Tag Archives: author tips

Good Luck Out There: Simple Solutions for Getting into the School Swing

In the first of our Back to School series, author Andrea Olive offers simple tips on tips on how to keep your “first-day-mojo” going – at least until you can hit that snooze button in late December.


Your first day. This is probably peak college. Today you are organized, and you are ready to learn. Your clothes are clean, you remembered your lunch, you got a parking space, and you found the right room. This is exciting.

Unfortunately, it is likely all downhill from here. Actually, it will be uphill – steep and Sisyphean for a lot of you. If you don’t get that reference, look it up – you are in college after all.

Did you Google it? I am waiting.

It sounds terrible, right? Knowledge is just one big rock that has to be pushed uphill repeatedly. College is meant to be challenging – but this is exactly what makes it meaningful.

Luckily, I have a few tips on how to keep your “first-day-mojo” going until you can finally hit the snooze button in late December. And these tips are pretty simple.

First, let’s cover the bare-minimum basics: sleep, water, and nutrition. These apply to college and pretty much every day after that. Sleep eight hours out of every twenty-four hours. Drink water regularly (but not before sleeping). Take a vitamin. Seriously, just take a vitamin because I know you don’t eat healthy now (I’ve seen your food selections at the cafeteria) let alone when you are cramming for an exam between the two jobs you have decided you have time for this semester. Leave bottles of water (in reusable containers, because the planet is a whole other problem) and your vitamins in a visible place – your desk, your car, at the front door, in the bathroom… I don’t care. Just make it easy for yourself to see them because that makes it more likely you will use them.

Now that you are healthy enough to make it to class, you should shut off your phone. (No one in the history of the planet uses their iPhone to “take notes” or read scholarship. Just no.) In fact, shut off your phone right now so that you can focus long enough to read the rest of this. Unless you are reading it on your phone, of course. (The off button is on the right – just hold it down and the phone will ask if you are really serious about turning it off. Swipe to off.)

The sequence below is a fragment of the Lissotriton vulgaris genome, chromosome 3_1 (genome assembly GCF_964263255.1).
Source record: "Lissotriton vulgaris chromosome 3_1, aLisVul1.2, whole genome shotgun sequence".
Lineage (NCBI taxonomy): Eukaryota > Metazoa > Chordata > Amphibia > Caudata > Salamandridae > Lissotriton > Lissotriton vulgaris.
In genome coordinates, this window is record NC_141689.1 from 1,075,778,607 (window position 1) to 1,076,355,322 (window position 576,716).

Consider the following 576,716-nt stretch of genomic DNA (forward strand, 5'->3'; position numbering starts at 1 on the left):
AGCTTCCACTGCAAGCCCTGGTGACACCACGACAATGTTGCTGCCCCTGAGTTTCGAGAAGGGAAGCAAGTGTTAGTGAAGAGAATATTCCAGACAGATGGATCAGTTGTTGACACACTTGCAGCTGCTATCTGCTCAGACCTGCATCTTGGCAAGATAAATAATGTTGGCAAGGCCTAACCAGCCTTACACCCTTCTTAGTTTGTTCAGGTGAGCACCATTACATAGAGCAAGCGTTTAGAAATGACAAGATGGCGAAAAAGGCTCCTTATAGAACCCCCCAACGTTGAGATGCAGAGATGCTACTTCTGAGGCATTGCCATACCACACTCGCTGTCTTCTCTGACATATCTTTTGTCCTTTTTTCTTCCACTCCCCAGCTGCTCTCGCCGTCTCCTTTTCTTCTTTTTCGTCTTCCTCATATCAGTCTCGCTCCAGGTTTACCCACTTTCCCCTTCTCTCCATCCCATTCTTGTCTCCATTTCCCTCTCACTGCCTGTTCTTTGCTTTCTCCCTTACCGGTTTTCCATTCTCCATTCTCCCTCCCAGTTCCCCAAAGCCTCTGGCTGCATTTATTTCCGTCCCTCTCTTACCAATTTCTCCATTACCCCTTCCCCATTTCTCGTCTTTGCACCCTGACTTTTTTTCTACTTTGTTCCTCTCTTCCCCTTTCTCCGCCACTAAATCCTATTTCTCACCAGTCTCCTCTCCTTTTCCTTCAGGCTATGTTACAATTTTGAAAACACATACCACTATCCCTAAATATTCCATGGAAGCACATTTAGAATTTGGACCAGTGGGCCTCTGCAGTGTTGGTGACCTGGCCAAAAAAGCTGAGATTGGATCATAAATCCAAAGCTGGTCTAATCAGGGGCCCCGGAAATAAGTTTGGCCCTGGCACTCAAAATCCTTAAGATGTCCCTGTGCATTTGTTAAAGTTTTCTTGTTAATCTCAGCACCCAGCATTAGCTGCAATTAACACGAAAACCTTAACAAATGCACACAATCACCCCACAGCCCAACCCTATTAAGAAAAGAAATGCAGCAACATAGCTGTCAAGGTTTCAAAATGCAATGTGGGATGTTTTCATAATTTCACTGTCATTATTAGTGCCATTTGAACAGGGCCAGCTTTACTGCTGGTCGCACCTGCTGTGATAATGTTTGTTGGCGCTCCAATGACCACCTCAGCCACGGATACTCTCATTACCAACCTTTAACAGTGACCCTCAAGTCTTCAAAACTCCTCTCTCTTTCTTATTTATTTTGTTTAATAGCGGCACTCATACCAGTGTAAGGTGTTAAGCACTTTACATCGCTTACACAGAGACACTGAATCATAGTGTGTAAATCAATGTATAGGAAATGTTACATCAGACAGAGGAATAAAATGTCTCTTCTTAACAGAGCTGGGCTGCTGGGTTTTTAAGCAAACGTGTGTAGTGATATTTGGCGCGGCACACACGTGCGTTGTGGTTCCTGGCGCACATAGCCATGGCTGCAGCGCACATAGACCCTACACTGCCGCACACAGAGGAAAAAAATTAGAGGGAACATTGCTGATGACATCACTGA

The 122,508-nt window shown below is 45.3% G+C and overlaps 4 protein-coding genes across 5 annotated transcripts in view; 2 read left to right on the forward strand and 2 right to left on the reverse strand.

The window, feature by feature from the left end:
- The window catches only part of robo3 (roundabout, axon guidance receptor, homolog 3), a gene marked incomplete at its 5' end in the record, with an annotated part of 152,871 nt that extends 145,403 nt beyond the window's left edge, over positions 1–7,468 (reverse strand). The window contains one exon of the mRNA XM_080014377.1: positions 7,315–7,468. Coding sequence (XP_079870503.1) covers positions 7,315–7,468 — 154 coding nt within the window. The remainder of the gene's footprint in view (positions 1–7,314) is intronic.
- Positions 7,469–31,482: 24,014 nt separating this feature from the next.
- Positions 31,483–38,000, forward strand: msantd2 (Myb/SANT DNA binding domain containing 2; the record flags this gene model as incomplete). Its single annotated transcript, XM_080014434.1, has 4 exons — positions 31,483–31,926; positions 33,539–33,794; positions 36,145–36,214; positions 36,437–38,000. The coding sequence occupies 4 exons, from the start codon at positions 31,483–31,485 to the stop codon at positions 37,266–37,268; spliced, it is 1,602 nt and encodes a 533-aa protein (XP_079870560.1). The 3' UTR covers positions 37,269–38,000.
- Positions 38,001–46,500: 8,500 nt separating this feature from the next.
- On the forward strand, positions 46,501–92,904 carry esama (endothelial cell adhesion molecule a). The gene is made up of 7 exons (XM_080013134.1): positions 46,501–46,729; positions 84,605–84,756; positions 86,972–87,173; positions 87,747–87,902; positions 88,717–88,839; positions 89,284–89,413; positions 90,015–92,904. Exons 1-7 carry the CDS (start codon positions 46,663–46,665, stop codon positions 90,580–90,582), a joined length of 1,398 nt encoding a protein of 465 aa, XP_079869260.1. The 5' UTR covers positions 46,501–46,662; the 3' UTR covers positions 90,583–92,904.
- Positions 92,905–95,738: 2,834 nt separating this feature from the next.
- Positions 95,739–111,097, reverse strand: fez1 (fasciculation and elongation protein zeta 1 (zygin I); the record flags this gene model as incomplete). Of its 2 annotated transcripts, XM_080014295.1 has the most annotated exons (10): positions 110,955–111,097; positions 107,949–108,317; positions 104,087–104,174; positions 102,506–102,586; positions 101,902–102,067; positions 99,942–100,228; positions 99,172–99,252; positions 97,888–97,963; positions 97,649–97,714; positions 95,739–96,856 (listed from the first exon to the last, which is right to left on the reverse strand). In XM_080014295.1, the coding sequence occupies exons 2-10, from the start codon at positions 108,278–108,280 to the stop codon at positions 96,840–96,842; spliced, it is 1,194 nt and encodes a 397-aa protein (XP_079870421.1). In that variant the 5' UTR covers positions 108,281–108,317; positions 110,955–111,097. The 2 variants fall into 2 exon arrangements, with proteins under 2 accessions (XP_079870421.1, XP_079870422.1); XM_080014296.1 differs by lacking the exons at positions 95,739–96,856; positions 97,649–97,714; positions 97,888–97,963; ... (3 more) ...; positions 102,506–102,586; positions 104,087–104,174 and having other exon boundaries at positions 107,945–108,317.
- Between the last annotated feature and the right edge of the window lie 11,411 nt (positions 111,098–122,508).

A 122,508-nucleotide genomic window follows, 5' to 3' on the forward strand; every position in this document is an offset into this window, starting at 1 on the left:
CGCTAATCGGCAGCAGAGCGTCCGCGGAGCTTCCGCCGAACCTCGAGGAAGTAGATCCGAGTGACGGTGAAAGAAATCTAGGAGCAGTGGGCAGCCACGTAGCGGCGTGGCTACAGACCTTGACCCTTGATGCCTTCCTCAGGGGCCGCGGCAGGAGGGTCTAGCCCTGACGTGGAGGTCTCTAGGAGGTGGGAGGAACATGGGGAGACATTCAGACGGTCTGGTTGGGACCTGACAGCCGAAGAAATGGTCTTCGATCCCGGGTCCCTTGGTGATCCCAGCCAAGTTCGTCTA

Oh, you brought your laptop to class, didn’t you? Sneaky. You think you are going to take notes on it. You are actually going to Google fact-check something and then before you know it, you will be on Instagram looking at photos of your ex’s sister’s wedding from two summers ago.

I would recommend that you download an app that can prevent you from going down this road. Use an app like Freedom or Anti-Social to prevent you from accessing the Internet. This isn’t permanent. Just set it for the duration of class. And then use it while studying.

The struggle is real. You probably googled “Freedom App” and found yourself on Reddit. It happens to the best of us. This is why we need help. Consider it.

Better yet, leave your computer in your bag. You do not really need it for class. You just need paper and a pen. (We professors like to say: In university, the pen is always mightier than the keyboard. Hahaha.) But this might be too radical, and it probably makes me sound 100 years old. Besides, deforestation is a serious problem and every kid can’t just be using paper like it grows on trees.

Okay, open your computer again. Take notes on it. But you have to save the file to your desktop. And then you have to save it to the iCloud. (I actually have no idea how that works so maybe don’t trust me on that.) But the point is, you need to create backup files. Your dog isn’t going to eat your homework if it is on the computer. But your house could burn down. That happens in real life. So, email the files to yourself.

Come to class a few minutes early and make time to linger around after the end. This is how you meet friends. And class friends are so important. You can study together. You can share notes. You can complain to each other. And you can just talk about a mutual interest – namely, the course content. (Yes, you should be interested in the classes you take.)

Thus far you are healthy and attending class. That is pretty much how you succeed in college. That is the big secret. But if you want to totally rock it, I would recommend a few other things in no particular order:

Correctly spell your professor’s name in emails and on assignments. That is just good manners. And it will go a long way in earning their trust and respect. Never call your professor “hey.” Titles are confusing and names can be hard to pronounce. But you will never go wrong with “professor.”